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With Cyberpunk 2077's review restrictions, CD PROJEKT RED played the system

Cyberpunk 2077
Cyberpunk 2077 (Image credit: CD Projekt RED)

On December 10, Cyberpunk 2077 launched on all platforms (aside from Nintendo Switch), finally putting the long-awaited, futuristic RPG in the hands of players. Since the launch was preceded by a wave of largely positive reviews, there was no doubt in anyone's mind that the game was going to live up to its hype.

For PC players, this was the case — our own Jez Corden even labeled Cyberpunk 2077 as a "contender for best game ever made" in his PC review. Additionally, the game also plays well on next-gen consoles like Xbox Series X and PlayStation 5. However, this couldn't be further from the truth for people using current-gen consoles like the original Xbox One and PlayStation 4. Riddled with bugs and filled to the brim with significant performance issues, Cyberpunk 2077 is nothing short of a mess on these systems.

The developers behind the game, CD PROJEKT RED, recently apologized for these issues, promised that fixes are coming, and are even allowing Xbox One and PS4 players to get a refund on their purchase up until December 21, 2020. Some are praising the developers for this move; after all, it's great that the studio is allowing disgruntled players to get their money back. However, I don't think the praise is deserved when you consider the context surrounding the game's launch.

A process rooted in dishonesty

Source: CD Projekt S.A. (Image credit: Source: CD Projekt S.A.)

Unlike the developers of other multiplatform titles that typically provide outlets with review codes for all platforms before launch, CD PROJEKT RED chose to limit review copies of the game to the PC platform — the version of the game that, by far, runs and looks the best. No official explanation has been given for this, and it seems clear that the developer intended to hide the game's poor performance on current-gen consoles so that the game would receive critical acclaim and sell well on all systems (something that predictably occurred).

Frankly, I don't think there's any other sensible explanation as to why these review code restrictions were in place. It reeks of manipulation and taking advantage of how many gamers look to sites like ours when deciding whether or not they should buy a game. You could make the argument that people should have waited for the full release before pulling the trigger, but the studio's CEO Adam Kaciński commented that Cyberpunk 2077 runs "surprisingly well" on current-gen hardware less than a month ago. On top of that, Cyberpunk 2077 overall has primarily been marketed as a current-gen experience over the last few years, giving players the impression that the game would perform well on Xbox One and PS4.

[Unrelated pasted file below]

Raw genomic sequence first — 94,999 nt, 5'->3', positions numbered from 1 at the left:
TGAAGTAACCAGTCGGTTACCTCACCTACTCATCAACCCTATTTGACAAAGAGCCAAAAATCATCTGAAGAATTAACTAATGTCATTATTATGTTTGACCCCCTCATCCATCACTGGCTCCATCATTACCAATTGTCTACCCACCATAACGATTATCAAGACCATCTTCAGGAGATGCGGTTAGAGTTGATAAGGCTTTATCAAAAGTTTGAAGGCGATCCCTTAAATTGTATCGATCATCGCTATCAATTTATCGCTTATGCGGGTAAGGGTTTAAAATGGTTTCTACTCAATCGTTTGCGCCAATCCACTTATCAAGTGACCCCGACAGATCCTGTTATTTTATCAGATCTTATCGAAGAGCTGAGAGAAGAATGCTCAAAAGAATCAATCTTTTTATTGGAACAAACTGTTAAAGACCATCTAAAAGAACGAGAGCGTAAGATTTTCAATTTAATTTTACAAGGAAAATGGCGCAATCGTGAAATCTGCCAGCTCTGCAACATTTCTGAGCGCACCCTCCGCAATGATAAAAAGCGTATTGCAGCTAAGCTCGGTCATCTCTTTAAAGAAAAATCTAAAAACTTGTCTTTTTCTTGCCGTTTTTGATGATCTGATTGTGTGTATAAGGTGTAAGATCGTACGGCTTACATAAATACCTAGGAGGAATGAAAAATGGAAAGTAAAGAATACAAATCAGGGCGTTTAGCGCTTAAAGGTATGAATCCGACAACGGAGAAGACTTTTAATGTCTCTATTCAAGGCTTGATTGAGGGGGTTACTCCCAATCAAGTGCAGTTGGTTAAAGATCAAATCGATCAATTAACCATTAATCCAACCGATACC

In the end, every sign points towards the review restrictions being part of a manipulative and intentionally dishonest plan to get the game in the hands of players without being open about how the game runs.

Fool me once, shame on you...

Source: CD Projekt S.A. (Image credit: Source: CD Projekt S.A.)

Moving forward, I think it's important for journalists and regular players alike to keep CD PROJEKT RED's actions in mind as other multiplatform games continue to come out (especially ones that are cross-gen) so that this kind of situation doesn't occur again.

In cases where a developer limits review opportunities to one platform, outlets should be critical of this — including within the full review of the game in question — and press the studio in question about why this is the case. Meanwhile, players should be wary of situations where the review process is restricted in this way and wait until after launch so that they can see how a game performs on their chosen system before making their purchase. These actions will help ensure that the relationship between studios, publications, and players remains open and honest, which is important.

Your thoughts

What do you think about this whole situation? Do you agree with me that CD PROJEKT RED was intentionally dishonest? Let me know.

Cyberpunk 2077 is available now on Xbox Series X, Xbox Series S, PlayStation 4 and 5, Xbox One consoles, and Windows 10 PCs for $60. It will likely end up being one of the best Xbox One RPGs if CD PROJEKT RED can patch it up well enough. If you're interested in picking up the game or already have it, make sure to check out our must-know starter tips.

Brendan Lowry is a Windows Central writer and Oakland University graduate with a burning passion for video games, of which he's been an avid fan since childhood. You'll find him doing reviews, editorials, and general coverage on everything Xbox and PC. Follow him on Twitter.

28 Comments
  • Spot on, they're a publically traded company who knew full well the ramifications of what they were doing. They simply opted for the "easier to ask for forgiveness" approach and unfortunately, they probably will be.
  • It seems normal they would want the best performing version of the game to be reviewed.
    Just look at all the game sites that would review ps4 game versions rather than xbox1. Are they and the devs being dishonest?
  • Yes, intentionally withholding versions that are broken until after reviews are posted and it's too late to cancel preorders is dishonest. Further, IGN speculated, not reported so there's my caveat, based on "people they talked to" that the last delay was because it failed certification with Sony or MS or both.
  • The difference in those cases is that Xbox One review codes are still available. And on Xbox sites like ours that matters because we don't review on PS4 here, we stick to Xbox and PC. The fact they weren't willing to give out Xbox codes is what makes it sus.